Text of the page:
Museums like The Met and the MoMa have helped NYC become an undisputed leader in the arts. And if you live in or have visited NYC, chances are you’ve seen these museums numerous times with your family. You get it. The paintings are beautiful but your feet probably hurt like hell and if you see your mom swoon over another Picasso, you’re hailing a cab back downtown. This week, I searched for museum life beyond the tried-and-true staples. In this economic downturn, I wanted to see how the smaller museums were faring. I said farewell to the Whitney and hello to the Lower East Side Tenement Museum!
Founded in 1988, The Lower East Side Tenement Museum was created in an effort to educate people about the history of immigration life in the tenement buildings. “(The) idea was that historic sites could be used to address contemporary issues, especially controversial or difficult ones. (We) wanted to use the history of America’s immigration to promote understanding of the experiences of immigrants today.”, Public Relations manager, Kate Stober, wrote in an e-mail. After purchasing a dilapidated building on Orchard street, founders Ruth Abram and Anita Jacobson researched the history of the tenants that had lived there and began reconstruction on the apartments. By staying true to the original style of the apartments, the museum could recreate the stories and lives of the immigrant families that had resided there.
The museum offers three tours that each tell a different story about life in the tenements. Being of Irish descent, I opted for the tour, “The Moores: An Irish Family in America.” During the hour-long tour, I explored the old Moores’ family apartment and saw their cramped living quarters and learned of their struggles. Since cameras weren’t allowed, all of the following pictures are from the museum’s Flickr.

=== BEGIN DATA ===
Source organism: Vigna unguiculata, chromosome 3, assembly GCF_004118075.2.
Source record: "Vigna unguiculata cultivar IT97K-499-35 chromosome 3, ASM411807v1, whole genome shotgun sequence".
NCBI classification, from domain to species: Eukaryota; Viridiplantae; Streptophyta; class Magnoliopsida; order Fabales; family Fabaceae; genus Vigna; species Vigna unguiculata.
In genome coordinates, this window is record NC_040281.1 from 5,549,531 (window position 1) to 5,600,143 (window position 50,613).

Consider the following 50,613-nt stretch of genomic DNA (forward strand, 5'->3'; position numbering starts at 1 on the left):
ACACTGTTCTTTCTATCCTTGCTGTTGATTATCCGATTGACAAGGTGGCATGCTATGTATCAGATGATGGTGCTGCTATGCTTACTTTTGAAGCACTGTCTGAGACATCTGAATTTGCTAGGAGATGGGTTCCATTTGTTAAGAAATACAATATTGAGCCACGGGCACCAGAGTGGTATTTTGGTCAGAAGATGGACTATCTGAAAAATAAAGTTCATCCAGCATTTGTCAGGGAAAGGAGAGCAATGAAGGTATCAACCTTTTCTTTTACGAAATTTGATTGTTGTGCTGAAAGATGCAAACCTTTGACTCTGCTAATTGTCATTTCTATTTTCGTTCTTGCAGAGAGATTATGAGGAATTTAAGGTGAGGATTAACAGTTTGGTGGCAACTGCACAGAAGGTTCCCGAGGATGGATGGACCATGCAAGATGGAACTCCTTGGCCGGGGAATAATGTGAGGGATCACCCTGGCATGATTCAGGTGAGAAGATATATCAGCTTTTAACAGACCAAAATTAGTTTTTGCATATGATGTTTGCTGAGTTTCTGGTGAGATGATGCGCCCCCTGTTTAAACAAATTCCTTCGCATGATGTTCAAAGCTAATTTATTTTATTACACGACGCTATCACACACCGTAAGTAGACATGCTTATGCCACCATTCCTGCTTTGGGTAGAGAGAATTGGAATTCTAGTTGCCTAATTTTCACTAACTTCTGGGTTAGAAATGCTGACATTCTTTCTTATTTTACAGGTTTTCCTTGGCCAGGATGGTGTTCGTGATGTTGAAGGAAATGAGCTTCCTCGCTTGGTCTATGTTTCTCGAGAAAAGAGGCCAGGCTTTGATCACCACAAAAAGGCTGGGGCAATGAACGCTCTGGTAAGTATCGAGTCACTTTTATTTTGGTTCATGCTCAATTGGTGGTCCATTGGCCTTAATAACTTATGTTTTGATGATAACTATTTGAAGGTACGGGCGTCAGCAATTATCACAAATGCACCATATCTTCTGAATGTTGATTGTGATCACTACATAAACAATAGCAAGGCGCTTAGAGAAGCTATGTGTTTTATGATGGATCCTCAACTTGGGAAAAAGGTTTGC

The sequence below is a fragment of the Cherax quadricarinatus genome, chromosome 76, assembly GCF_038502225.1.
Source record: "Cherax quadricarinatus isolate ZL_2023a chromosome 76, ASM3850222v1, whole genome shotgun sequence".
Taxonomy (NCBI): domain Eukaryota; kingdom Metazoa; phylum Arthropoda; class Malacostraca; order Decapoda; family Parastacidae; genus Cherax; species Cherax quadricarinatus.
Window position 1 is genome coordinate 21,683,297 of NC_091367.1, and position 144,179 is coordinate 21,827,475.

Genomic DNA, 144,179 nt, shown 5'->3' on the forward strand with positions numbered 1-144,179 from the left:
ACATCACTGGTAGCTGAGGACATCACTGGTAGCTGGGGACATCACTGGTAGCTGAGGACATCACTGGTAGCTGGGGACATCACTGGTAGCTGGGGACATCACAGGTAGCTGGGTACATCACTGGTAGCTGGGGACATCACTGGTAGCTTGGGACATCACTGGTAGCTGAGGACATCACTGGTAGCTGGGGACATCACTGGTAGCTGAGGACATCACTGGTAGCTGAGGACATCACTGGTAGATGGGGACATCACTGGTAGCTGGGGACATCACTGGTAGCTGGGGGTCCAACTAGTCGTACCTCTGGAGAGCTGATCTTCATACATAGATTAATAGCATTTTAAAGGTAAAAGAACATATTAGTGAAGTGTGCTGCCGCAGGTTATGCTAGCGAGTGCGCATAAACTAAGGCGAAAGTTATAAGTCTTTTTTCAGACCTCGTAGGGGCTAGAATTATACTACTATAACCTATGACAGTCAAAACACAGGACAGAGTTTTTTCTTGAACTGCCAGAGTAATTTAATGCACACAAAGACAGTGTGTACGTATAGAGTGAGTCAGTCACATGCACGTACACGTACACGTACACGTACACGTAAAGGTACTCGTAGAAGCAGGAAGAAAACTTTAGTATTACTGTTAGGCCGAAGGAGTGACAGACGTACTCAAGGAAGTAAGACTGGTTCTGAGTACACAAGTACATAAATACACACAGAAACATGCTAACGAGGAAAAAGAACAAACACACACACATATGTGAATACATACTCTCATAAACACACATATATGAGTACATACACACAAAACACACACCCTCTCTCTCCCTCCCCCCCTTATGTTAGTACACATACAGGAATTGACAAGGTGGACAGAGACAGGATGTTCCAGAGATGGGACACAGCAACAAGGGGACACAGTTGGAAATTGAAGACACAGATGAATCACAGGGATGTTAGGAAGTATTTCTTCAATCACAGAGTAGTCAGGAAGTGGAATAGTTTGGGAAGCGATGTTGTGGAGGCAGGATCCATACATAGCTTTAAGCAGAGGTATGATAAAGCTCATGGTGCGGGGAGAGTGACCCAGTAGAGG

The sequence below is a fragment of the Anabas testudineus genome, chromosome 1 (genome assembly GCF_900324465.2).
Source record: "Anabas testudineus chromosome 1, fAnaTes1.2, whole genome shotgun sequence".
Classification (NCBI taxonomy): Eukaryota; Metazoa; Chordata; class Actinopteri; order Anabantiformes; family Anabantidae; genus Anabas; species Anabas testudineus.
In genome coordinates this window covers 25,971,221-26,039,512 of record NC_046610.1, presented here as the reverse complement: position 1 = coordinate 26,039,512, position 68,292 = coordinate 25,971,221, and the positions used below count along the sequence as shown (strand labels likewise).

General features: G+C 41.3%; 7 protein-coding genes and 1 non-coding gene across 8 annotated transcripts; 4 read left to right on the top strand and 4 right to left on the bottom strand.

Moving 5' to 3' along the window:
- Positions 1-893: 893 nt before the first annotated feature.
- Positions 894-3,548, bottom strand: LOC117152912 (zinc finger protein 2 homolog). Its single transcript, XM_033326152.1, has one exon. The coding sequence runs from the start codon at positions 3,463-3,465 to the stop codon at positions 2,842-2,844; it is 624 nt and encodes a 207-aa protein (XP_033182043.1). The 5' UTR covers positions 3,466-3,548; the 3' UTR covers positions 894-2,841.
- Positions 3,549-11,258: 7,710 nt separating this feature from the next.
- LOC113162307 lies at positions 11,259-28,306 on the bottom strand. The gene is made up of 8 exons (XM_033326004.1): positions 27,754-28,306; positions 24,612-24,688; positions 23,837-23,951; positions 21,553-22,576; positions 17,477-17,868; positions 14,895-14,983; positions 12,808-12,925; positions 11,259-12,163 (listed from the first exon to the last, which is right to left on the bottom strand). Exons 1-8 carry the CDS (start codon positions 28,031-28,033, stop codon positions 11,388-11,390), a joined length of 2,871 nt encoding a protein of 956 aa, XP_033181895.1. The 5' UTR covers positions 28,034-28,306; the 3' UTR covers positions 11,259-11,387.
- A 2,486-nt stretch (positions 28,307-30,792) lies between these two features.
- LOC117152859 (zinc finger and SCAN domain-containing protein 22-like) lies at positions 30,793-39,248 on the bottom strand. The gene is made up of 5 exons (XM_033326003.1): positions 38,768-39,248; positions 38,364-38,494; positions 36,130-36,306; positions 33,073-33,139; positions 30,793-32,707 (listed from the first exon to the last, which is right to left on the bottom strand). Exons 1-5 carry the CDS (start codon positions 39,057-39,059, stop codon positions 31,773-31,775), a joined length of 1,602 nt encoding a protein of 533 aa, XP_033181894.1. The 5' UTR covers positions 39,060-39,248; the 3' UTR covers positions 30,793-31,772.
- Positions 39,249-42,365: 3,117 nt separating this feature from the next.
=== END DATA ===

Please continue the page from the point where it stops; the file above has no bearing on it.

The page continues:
The Moores were just one of the many families that emigrated to America following the potato famine in Ireland. After moving to the Lower East Side, the family was faced with xenophobic attitudes and struggled to find work. With no access to fresh milk/food and health care, their young daughter eventually became a casualty of the high infant mortality rate.
After the tour ended, I dried my tears and looked around. The experience at the LES Tenement Museum was in stark contrast to the stuffy untouchable vibe of the Met or the Whitney. It was small and it was personal. Naturally, I wondered who the hell was paying for all of it. “Most of the money comes from grants, sponsors and membership. Right now, we have about 1200 members and that brings in a significant portion of the money.”, Kate Stober explained via e-mail. 1200 members may seem like a lot but compared to the 120,000 members at MoMa or the 129,000 at the Whitney, it’s very little. Remarkably, some museums have even less than that. The Food Museum of New York, for example, doesn’t even have an actual location. “We’re funded on a project-to-project basis. I don’t want to pay rent. Foundation money shouldn’t be used for rent.”, Director of the NY Food Museum, Nancy Ralph, said over the phone. The NY Food Museum runs about two to three exhibitions a year and survives mostly on grants and sponsorship from Whole Foods and NYU. Financial instability, however, doesn’t deter the museum. “It’s so much a volunteer effort. If we wanna do something, we do it. If not, we don’t.”, Ralph continued.
In the world of small museums, things are run a bit differently. Museums like the NY Food Museum and LES Tenement Museum may not have the necessary clout to become big and prosperous. But thanks to tenacity and passion, their stories continue to be told.